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RFE/RL NEWSLINE Vol. 2, No. 145 Part II, 30 July 1998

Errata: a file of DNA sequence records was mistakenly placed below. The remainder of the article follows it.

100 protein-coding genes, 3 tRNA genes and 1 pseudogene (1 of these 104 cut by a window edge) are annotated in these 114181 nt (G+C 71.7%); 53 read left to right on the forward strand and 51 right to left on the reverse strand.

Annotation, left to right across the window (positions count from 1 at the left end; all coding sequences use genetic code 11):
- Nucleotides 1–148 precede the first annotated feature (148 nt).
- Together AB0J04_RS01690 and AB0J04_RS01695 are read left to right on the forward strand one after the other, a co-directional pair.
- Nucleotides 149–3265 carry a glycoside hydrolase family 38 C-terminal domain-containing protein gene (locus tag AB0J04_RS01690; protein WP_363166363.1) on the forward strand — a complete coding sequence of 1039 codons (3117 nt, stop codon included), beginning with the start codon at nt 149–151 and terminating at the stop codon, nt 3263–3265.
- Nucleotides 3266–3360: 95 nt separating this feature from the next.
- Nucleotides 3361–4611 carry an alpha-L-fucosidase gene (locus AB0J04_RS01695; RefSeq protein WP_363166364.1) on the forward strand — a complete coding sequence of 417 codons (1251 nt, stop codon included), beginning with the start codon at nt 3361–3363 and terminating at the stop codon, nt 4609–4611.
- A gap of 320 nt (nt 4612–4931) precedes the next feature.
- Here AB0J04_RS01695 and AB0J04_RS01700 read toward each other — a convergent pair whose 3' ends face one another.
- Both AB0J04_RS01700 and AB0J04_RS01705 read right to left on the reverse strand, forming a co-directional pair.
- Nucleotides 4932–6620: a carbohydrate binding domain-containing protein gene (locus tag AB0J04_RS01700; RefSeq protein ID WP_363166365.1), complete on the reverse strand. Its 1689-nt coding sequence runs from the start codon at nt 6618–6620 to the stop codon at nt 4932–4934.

___________________________________________________________ RFE/RL NEWSLINE Vol. 2, No. 145 Part II, 30 July 1998 A daily report of developments in Eastern and Southeastern Europe, Russia, the Caucasus and Central Asia prepared by the staff of Radio Free Europe/Radio Liberty. This is Part II, a compilation of news concerning Central, Eastern, and Southeastern Europe. Part I covers Russia, Transcaucasia and Central Asia and is distributed simultaneously as a second document. Back issues of RFE/RL Newsline and the OMRI Daily Digest are online at RFE/RL's Web site: http://www.rferl.org/newsline xxxxxxxxxxxxxxxxxxxxxxxxxxxxxxxxxxxxxxxxxxxxxxxxxxxxxxxx Headlines, Part II * TWELVE RUSSIAN GOVERNORS EXPRESS SUPPORT FOR LUKASHENKA * SERBIAN OFFENSIVE CONTINUES IN KOSOVA * STILL NO AGREEMENT WITH UCK End Note: METHOD TO LUKASHENKA'S MISCHIEF? xxxxxxxxxxxxxxxxxxxxxxxxxxxxxxxxxxxxxxxxxxxxxxxxxxxxxxxx EAST-CENTRAL EUROPE TWELVE RUSSIAN GOVERNORS EXPRESS SUPPORT FOR LUKASHENKA. Belarusian President Alyaksandr Lukashenka on 29 July met with 12 Russian governors who were in Belarus on an official visit to take part in festivities marking the 54th anniversary of the liberation of Brest from German troops, ITAR-TASS reported. But according to an RFE/RL correspondent in Minsk, the main reason for the governors' visit was to express political support for Lukashenka in the continuing diplomatic conflict over the eviction of Western ambassadors from the Drazdy residential compound. Yaroslavl Governor Anatolii Lisitsyn told Belarusian Television on 28 July that Lukashenka's "independent policy" is supported by 90 percent of the residents in his region. Belarusian official media had announced last week that as many as 40 Russian governors were expected to come to Belarus to meet with Lukashenka. JM LUKASHENKA DEMANDS MORE CONTROL OVER FORESTRY. Lukashenka has demanded that government officials "introduce order" into the republic's forestry sector, Belarusian Television reported on 28 July. According to the television station, the country's timber trade is controlled by "small firms and profiteers" who export timber "for a song." It added that the West readily allots credits for developing Belarusian forests but does not support the wood-processing industry in Belarus. Lukashenka stressed that Belarus has only three main natural resources: water, wood, and potash fertilizers. He demanded to know why "those brokering swindlers bought timber for...1 million Belarusian rubles (some $25) per cubic meter and exported it for $800-$1,000." The report suggested that Belarus will introduce licenses for timber exporters. JM UKRAINE ALLOCATES FUNDS TO ASSIST CRIMEAN TATARS. The Ukrainian government has allocated 1 million hryvni ($475,000) to help resettle Crimean Tatars who were expelled from their homeland by Joseph Stalin during World War II, AP reported. The funds will be used to improve gas and water supplies to Tatar settlements near the Crimean capital of Simferopol. Another 7 million hryvni will be provided to Tatars in the form of construction materials and equipment. Last month, a UN-sponsored conference of 26 donor countries in Kyiv pledged some $5 million to build infrastructure, create new jobs, and provide for cultural needs of the returning Tatars. JM ESTONIAN CENTRAL BANK GOVERNOR UPBEAT ON ECONOMY. Vahur Kraft told journalists on 29 July that Estonia is not threatened by an economic crisis and that there are no problems in Estonian banking that could jeopardize the economy, ETA reported. Kraft's statement was backed up by visiting IMF representative Ishan Kapur, who said Estonia is living up to the promises it gave the fund. "We have reason to be certain that the developments of the next six to 12 months [will be] in harmony with the agreements that have been signed by the IMF and the government," Kapur said. He added that the country's major economic problems are currently the huge current account deficit and inflation. JC LATVIA TO BEGIN UNILATERALLY DEMARCATING BORDER WITH RUSSIA. Latvian Foreign Minister Valdis Birkavs told reporters on 30 July that Latvia will start unilaterally demarcating the border with Russia "as talks on signing the [Latvian- Russian] border agreement are making no headway," BNS reported. "It should not be viewed as an unfriendly act but as a wish to settle the borders which are already signed at the level of delegations," he added. Birkavs also pointed out that the description of the border and the delimitation maps have been completed. JC VILNIUS REACHES DEAL WITH WILLIAMS. Lithuanian Economy Minister Vincas Babilius on 30 July signed a letter of intent with Williams International Co., a subsidiary of U.S.-based Williams Cos. Inc., to sell the firm one-third stakes in the nation's three key oil companies for $300 million, Reuters reported. Williams is to pay $150 million for 33 percent stakes in the oil refiner Mazheikiu, an oil pipeline owned by Naftotiekis, and the planned oil terminal Butinges Nafta. It will later reinvest another $150 million. The agreement is a compromise on Williams' original offer (see "RFE/RL Newsline," 15 July 1998). Vilnius had valued the companies at some $390 million but agreed to exclude some $40 million worth of assets from Mazheikiu, Babilius told Reuters. "We have met Williams halfway. The price did not go up; we simply decreased the value of the objects by taking away some parts," Babilius said. JC POLISH PREMIER CONDEMNS DESECRATION OF JEWISH GRAVES. Prime Minister Jerzy Buzek on 29 July condemned an attack on Jewish graves at the Palmiry cemetery near Warsaw. In the cemetery, there are some 2,000 graves of Jews and Poles executed by the Nazis in 1939-41. Vandals broke off name plaques from some 30 Jewish tombstones and scattered them in the adjacent woods. They also damaged the memorial to Maciej Rataj, a speaker of the Polish parliament before World War II. "This is a shocking act. In our country graves have always been honored," Reuters quoted Buzek as saying. Jerzy Buzek and parliamentary speaker Maciej Plazynski both laid flowers at the damaged graves. JM SOLIDARITY COALITION EXPELS FORMER PARTNER, ACCEPTS ANOTHER. The National Council of the ruling Solidarity Electoral Action (AWS) voted on 29 July to expel from its ranks the Confederation for an Independent Poland-Patriotic Camp led by Adam Slomka, PAP reported. Slomka, who was also AWS deputy chairman, was expelled from the AWS parliamentary caucus after he did not vote with the party over the number of future provinces (see "RFE/RL Newsline," 8 June and 17 July 1998). The council also decided to accept into its ranks the National-Catholic Movement, led by former Interior Minister Antoni Maciarewicz. JM HUNGARY WILL NOT SEND TROOPS TO KOSOVA. Prime Minister Viktor Orban on 29 July said Hungary will not participate in any "direct military operation" in Kosova, Hungarian media reported. Orban told journalists after visiting the U.S. military base in Taszar, southwestern Hungary, that "Hungarian soldiers can under no circumstances face [other] Hungarian soldiers." He was referring to the fact that several hundred ethnic Hungarians are conscripts in the Yugoslav army in Kosova (see also "RFE/RL Newsline," 27 July 1998). He added that Hungary is nonetheless ready to offer its military bases as a launching point for NATO military operations in Kosova. MSZ BUDAPEST READY TO FINANCE HUNGARIAN UNIVERSITY IN ROMANIA. Zsolt Nemeth, state secretary at the Hungarian Foreign Ministry, told national television on 28 July that the cabinet headed by Orban is ready to finance a Hungarian- language university in the Transylvanian city of Cluj. He said that the only obstacle to reopening that university is the Romanian government's hesitation to make its views known "on this delicate matter." MSZ SOUTHEASTERN EUROPE SERBIAN OFFENSIVE CONTINUES IN KOSOVA. Serbian paramilitary police and Yugoslav army troops took control of the road linking Mitrovica and Peja in northern Kosova on 29 July. They also continued their attacks on Junik, which is controlled by the Kosova Liberation Army (UCK) (see "RFE/RL Newsline," 28 July 1998). Heavy fighting also took place in the Gjakova region along the Albanian border. Serbian police killed four UCK fighters and captured seven others who had tried to take control of a stretch of the road linking Malisheva and Kijeva, Serbian sources reported from Prishtina. Kosovar sources said that up to 300,000 ethnic Albanian civilians have fled their homes throughout the province as a result of the fighting and that many live "in the forests and without basic necessities of life." PM RUGOVA CALLS FOR ACTION. Shadow-state President Ibrahim Rugova said in Prishtina on 29 July that he and leaders of other political groups have reached a compromise on setting up a coalition government, RFE/RL's South Slavic Service reported. He did not elaborate. Rugova also called upon the U.S., EU, and international community to take measures to "prevent ethnic cleansing and the stem the flow of refugees." PM STILL NO AGREEMENT WITH UCK. In the Drenica region, U.S. Ambassador to Macedonia Christopher Hill continued talks with UCK representatives about their forming a joint team with the civilians to negotiate with the Serbian authorities (see "RFE/RL Newsline," 29 July 1998). He did not finalize the deal, which involves the UCK being represented in talks by politicians close to it, Reuters reported. An unnamed senior U.S. diplomat told the news agency that the guerrillas are still "considering" the proposal. Observers noted that the recent reverses suffered by the UCK on the battlefield may be a factor in holding up their agreement on joining any future talks. PM UCK SOLDIERS AT TIRANA RALLY. More than a dozen UCK soldiers attended a meeting of the nationalist Albanian National Movement on 29 July in central Tirana. Idajet Beqiri, a deputy leader of the movement, introduced to those present a UCK commander called "Skender," who urged the participants to support the UCK's "fight for the national liberation from the occupier." Beqiri called for setting up a "Front of National Unity" among ethnic Albanians everywhere to draft a joint program for a solution to the Kosovar problem, "Koha Jone" reported. Daut Gumeni, who is the secretary of President Rexhep Meidani, was present and praised the plans for closer cooperation between Kosovars and Albanians. He added that "such a movement would also compensate" for the inability of the government for political reasons to support the UCK openly. FS MORE SHELLS HIT ALBANIA. Albanian border guards in Tropoja told "Gazeta Shqiptare" that there were six separate incidents in which Serbian forces fired with mortars and machine guns on Albanian territory on 28 and 29 July at different areas in the Has Mountains and near Tropoja. Nobody was injured in any of the incidents, but one shell almost hit four children near Padesh, in Albania. Meanwhile in Tirana, the parliament met in closed session on 28 July to discuss the security situation with Foreign Minister Paskal Milo and Interior Minister Perikli Teta. No results of that meeting were reported. FS ARGENTINA TO SEND NADA SAKIC TO CROATIA. Victor Ramos, who is the head of the Argentine government's anti-racism unit, said in Buenos Aires on 29 July that the authorities will soon deport Nada Sakic to Croatia. He added that Argentina has turned down Yugoslavia's request for her extradition because the atrocities took place on what is now Croatian territory. Both Zagreb and Belgrade want her to stand trial on charges of war crimes she allegedly committed at a concentration camp during World War II. Argentina recently extradited Nada Sakic's husband, Dinko, to Croatia to stand trial on similar charges of war crimes. PM SHELLINGS, EXPLOSIONS IN BOSNIA. Some 70 Muslims returned to their former homes in the Croatian-held Stolac region on 29 July. Before they arrived, unidentified persons fired mortar shells at five of their houses. The Stolac region has witnessed many Croatian nationalist attacks on Muslims or their property since the Dayton agreement was signed at the end of 1995. Meanwhile in Muslim-controlled Kakanj in central Bosnia, a bomb damaged a Roman Catholic church. Bosnian Croats have frequently complained about harassment and discrimination by Muslims in that region. And in Sarajevo, a bomb went off outside the offices of the independent bi-monthly "Dani." The magazine's offices have been the scene of several incidents recently following "Dani's" publication of an article linking some members of the Muslim political establishment to organized crime (see "RFE/RL Newsline," 1 June 1998). PM BOSNIAN SERB POLICE STORM RADIO STATION. In Pale on 29 June, police loyal to Republika Srpska President Biljana Plavsic stormed the offices of Radio Serbian Sarajevo, whose hard- line management refused to accept their recent dismissal by Plavsic's government (see "RFE/RL Newsline," 28 July 1998). In Sarajevo, the governing board of Radio-Television Bosnia- Herzegovina elected Mirsad Purivatra as its new director. Elsewhere, spokesmen for the office of the international community's Carlos Westendorp said that Bosnian nationals may legally hold dual citizenship provided that the other country in question has signed an agreement on dual citizenship with Bosnia. To date, however, no country has done so. Many Bosnian Serbs have Yugoslav passports, and Croatia freely issues its travel documents to Bosnian Croats, who are allowed to vote in Croatian parliamentary elections. PM ROMANIAN PREMIER ATTACKS 'ANTI-REFORM MANEUVERS.' Prime Minister Radu Vasile on 29 July said he will "not admit" the "perverse maneuvers of anti-reform forces". He added that "any blocking of the reform process will place a question mark over [the country's] future." Speaking in Ramnicu Valcea at festivities marking Romania's first-ever "Day of the National Anthem," Vasile attacked unnamed trade union leaders and "extremist parties" for attempts to hinder the reform process. He also said it is "inadmissible" that the Financial Guard has delivered to the state budget only some 6 million lei ($687) in exposed tax evasions when some 30 percent of Romania's economic activity takes place "underground." He again criticized the State Property Fund for being inefficient and over-bureaucratized, RFE/RL's Bucharest bureau reported. MS ROMANIAN FINANCE MINISTER ON POSSIBLE COALITION CRISIS. Daniel Daianu on 29 July said there are indications that "dissenting forces reminiscent of those that brought about the fall of the [Victor] Ciorbea cabinet" are now emerging in the ruling coalition, Mediafax reported. In an interview with Reuters, Daianu rejected Premier Vasile's recent accusations that his ministry failed to bring in sufficient tax revenues and said he needs the support of the whole coalition, not merely that of the National Liberal Party (PNL), to carry out reform. Daianu said at a meeting with the PNL leadership the same day that "under no circumstances" will he stay in the cabinet if the contract with the U.S.'s Bell Helicopters is approved. PNL deputy chairman Valeriu Stoica said the party will withdraw its support for Daianu if he fails to adhere to its decisions. Agriculture Minister Dinu Gavrilescu and Industry Minister Radu Berceanu also criticized the performance of the Finance Ministry. MS ROMANIAN DEFENSE COUNCIL DISCUSSES NATIONAL SECURITY. The Supreme National Defense Council, which is chaired by President Emil Constantinescu, discussed the country's national defense strategy on 29 July. Presidential counselor Dorin Marian said on national television after the meeting that the discussion was prompted by the need to "update" the strategy in light of developments in the course of the last year, particularly NATO and EU expansion. The council said joining the two organizations and cooperating with them will continue to be Romania's main focus. It added that the country's main objectives are "protection of [the country's] citizens, safeguarding fundamental and individual rights," promoting Romania's international interests, and supporting the "ethnic identity" of Romanians who live beyond the country's borders. The document approved by the council is to be discussed with political parties and put to public debate by 15 August. MS BULGARIAN PRESIDENT, PREMIER DISCUSS NATIONAL MINORITIES POLICIES. President Petar Stoyanov on 28 July urged Premier Kostov to speed up the ratification of the Framework Convention on the Protection of National Minorities. Bulgaria signed that document some 18 months ago. The premier said after the meeting that the government is "ready to seek consensus" for its ratification. Foreign Minister Nadezhda Mihailova, who also attended the meeting with Stoyanov, said consensus-seeking rather than a "strong-arm policy" is required when "serious problems concerning the nation" are at issue, BTA reported. END NOTE METHOD TO LUKASHENKA'S MISCHIEF? by Christopher Walker As the controversy surrounding the Drazdy diplomatic housing compound in Minsk continues, it may be useful to examine more closely Belarusian President Alyaksandr Lukashenka's strategy for diverting attention from domestic ills in Belarus, while simultaneously consolidating his position as one of the most effective populist politicians in the post-Soviet world. While the boorish action taken by Belarusian authorities against foreign diplomats is emblematic of Lukashenka's blatant disregard of international norms, this approach has also served his purposes, helping him to burnish his image as a politician prepared to stand up to the West and further his goal of becoming a player on a larger stage in the former Soviet Union. Lukashenka's recent public dialogue with Moscow Mayor Yurii Luzhkov provided a forum in which Lukashenka could portray the West as a bully set on dictating terms of behavior to former Soviet states, thus rallying his base in Belarus and gaining political mileage with Russians frustrated by the slow pace of economic reform. Lukashenka's railing against the West is part of an ongoing effort to blame present-day economic pain on Western reform programs and methods rather than on the backward Soviet era policies that originally brought on economic implosion. In Russia, where a great deal of reform has been undertaken, the distress resulting from social and economic dislocation has created an environment where reforms already applied are more closely associated with current pain than the decades of Soviet communism that crippled the country's economy and infrastructure. Whether Lukashenka will be able to wedge himself more deeply into the Russian political scene is not yet clear, but if he fails, it will not be for lack of trying. Albeit on a limited scale, the Belarusian president continues to travel to Russia and to broadcast his populist, Soviet-style message via Belarusian State Radio to Russian regions. As times get tougher, Lukashenka's claims of Western heavy- handedness and his own promises of stability and order may gain greater currency. Lukashenka will not likely ignore the fact that Boris Yeltsin nearly had to beg the Western financial community to stave off collapse of the Russian ruble and financial markets. The tough conditions set by the IMF to encourage needed restructuring of the Russian economy may be characterized by some as a noose being tightened around the country's economic neck, rather than medicine to help it get better. With the Russian economy and so many of its key institutions in disarray, it is easy to understand how many Russians could be led to the conclusion that the West does not have Russia's best interests at heart or at least is not fully sensitive to the depth of the hardships being experienced there. Loss of prestige as a world power is now as palpable as ever in Russia, and Lukashenka does not hesitate to play upon this sensitivity. In Belarus, the operative word is "control." This wide-ranging control enables Lukashenka to exert his authority over virtually all spheres of Belarusian life. He himself deems this governing style as necessary for avoiding the problems Russia and other former Soviet republics are now facing. This domination extends over the judiciary, parliament, media, NGO community, and economy. It is, however, Belarus's own poor economic health under Lukashenka's stewardship that may be his greatest domestic political problem. It is telling that during the dispute over diplomats' housing, both the IMF and the World Bank recalled their respective representatives from Belarus. The IMF and the World Bank explained that move by citing Belarus's failure to fulfill mutual agreements and the obdurate refusal of the regime to implement serious economic reform. With its low levels of foreign investment and privatization and its heavy reliance on barter arrangements with Russia, the World Bank's country director for Belarus has said that the Belarusian government needs "to have a fundamental rethinking of its economic strategy". Russians may have been compelled to swallow their collective pride in requesting this latest massive IMF loan package, but Belarusians will enjoy only short-term relief from their own government's economic policies, such as restriction on foreign exchange trading and other quick-fix measures taken in Minsk to prop up the Belarusian ruble. In addition, Lukashenka's attempt to distinguish Belarus from Russia with respect to wage arrears has been simply to direct his treasury to print more money in order to pay workers, thus raising the specter of inflationary pressures. But while Lukashenka and his inner circle may possess a weak grasp of market economics, he does understand the politics of the economic and social pain experienced by people in former Soviet republics. The very issues to which Lukashenka routinely refers--corruption, fraud, wage arrears, profiteering, and economic insecurity--are, in fact, those which plague Russia. As Russia contends with its most severe economic crisis since the collapse of the Soviet Union, Lukashenka gathers more fodder for his arguments against the incomplete results of Western-style reform. The stakes are high. Russia's internal situation is weak and its foreign policy-- less Western-friendly since the parliamentary elections of December 1994--is being contested by nationalist xenophobes and those who seek greater integration into and cooperation with the West. With all of his apparent limitations, there is a danger that in some disturbing ways, the times in post- Soviet Russia could increasingly be more suited to Lukashenka and his brand of populist politics. Though Lukashenka may not be able to make good on his claim of being "president for life", he may remain in power long enough to cause a great deal of discomfort to those hoping for greater cooperation and integration east of the newest NATO member countries. Never short on surprises, Lukashenka has made stability his rallying cry at home; at the same time, his approach will generate just the opposite effect abroad. The author is based in Prague and manager of programs at the European Journalism Network. xxxxxxxxxxxxxxxxxxxxxxxxxxxxxxxxxxxxxxxxxxxxxxxxxxxxxxxx Copyright (c) 1998 RFE/RL, Inc. All rights reserved. xxxxxxxxxxxxxxxxxxxxxxxxxxxxxxxxxxxxxxxxxxxxxxxxxxxxxxxx HOW TO SUBSCRIBE Send an email to email@example.com with the word subscribe as the subject of the message. HOW TO UNSUBSCRIBE Send an email to firstname.lastname@example.org with the word unsubscribe as the subject of the message. 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